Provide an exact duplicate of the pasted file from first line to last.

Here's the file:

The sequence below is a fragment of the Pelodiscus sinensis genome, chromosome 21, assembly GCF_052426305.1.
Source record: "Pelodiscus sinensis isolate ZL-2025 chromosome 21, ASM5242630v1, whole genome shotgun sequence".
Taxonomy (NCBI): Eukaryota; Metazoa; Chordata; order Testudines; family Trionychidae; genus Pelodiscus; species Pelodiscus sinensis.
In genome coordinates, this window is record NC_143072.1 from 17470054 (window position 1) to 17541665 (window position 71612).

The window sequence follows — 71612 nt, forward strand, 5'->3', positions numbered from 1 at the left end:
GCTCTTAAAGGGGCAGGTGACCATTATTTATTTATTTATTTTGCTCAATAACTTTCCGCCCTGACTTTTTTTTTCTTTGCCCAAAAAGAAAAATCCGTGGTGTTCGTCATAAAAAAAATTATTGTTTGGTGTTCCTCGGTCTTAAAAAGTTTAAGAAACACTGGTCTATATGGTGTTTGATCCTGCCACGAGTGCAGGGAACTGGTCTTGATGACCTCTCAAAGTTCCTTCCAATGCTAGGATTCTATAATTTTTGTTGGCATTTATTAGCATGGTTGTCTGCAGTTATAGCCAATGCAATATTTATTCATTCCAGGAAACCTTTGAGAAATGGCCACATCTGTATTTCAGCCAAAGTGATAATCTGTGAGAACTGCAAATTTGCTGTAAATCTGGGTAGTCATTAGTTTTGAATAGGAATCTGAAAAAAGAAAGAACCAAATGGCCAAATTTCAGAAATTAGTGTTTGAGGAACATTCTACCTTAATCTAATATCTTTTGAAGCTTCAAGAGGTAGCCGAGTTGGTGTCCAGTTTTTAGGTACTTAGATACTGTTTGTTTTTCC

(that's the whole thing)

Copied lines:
The sequence below is a fragment of the Pelodiscus sinensis genome, chromosome 21, assembly GCF_052426305.1.
Source record: "Pelodiscus sinensis isolate ZL-2025 chromosome 21, ASM5242630v1, whole genome shotgun sequence".
Taxonomy (NCBI): Eukaryota; Metazoa; Chordata; order Testudines; family Trionychidae; genus Pelodiscus; species Pelodiscus sinensis.
In genome coordinates, this window is record NC_143072.1 from 17470054 (window position 1) to 17541665 (window position 71612).

The window sequence follows — 71612 nt, forward strand, 5'->3', positions numbered from 1 at the left end:
GCTCTTAAAGGGGCAGGTGACCATTATTTATTTATTTATTTTGCTCAATAACTTTCCGCCCTGACTTTTTTTTTCTTTGCCCAAAAAGAAAAATCCGTGGTGTTCGTCATAAAAAAAATTATTGTTTGGTGTTCCTCGGTCTTAAAAAGTTTAAGAAACACTGGTCTATATGGTGTTTGATCCTGCCACGAGTGCAGGGAACTGGTCTTGATGACCTCTCAAAGTTCCTTCCAATGCTAGGATTCTATAATTTTTGTTGGCATTTATTAGCATGGTTGTCTGCAGTTATAGCCAATGCAATATTTATTCATTCCAGGAAACCTTTGAGAAATGGCCACATCTGTATTTCAGCCAAAGTGATAATCTGTGAGAACTGCAAATTTGCTGTAAATCTGGGTAGTCATTAGTTTTGAATAGGAATCTGAAAAAAGAAAGAACCAAATGGCCAAATTTCAGAAATTAGTGTTTGAGGAACATTCTACCTTAATCTAATATCTTTTGAAGCTTCAAGAGGTAGCCGAGTTGGTGTCCAGTTTTTAGGTACTTAGATACTGTTTGTTTTTCC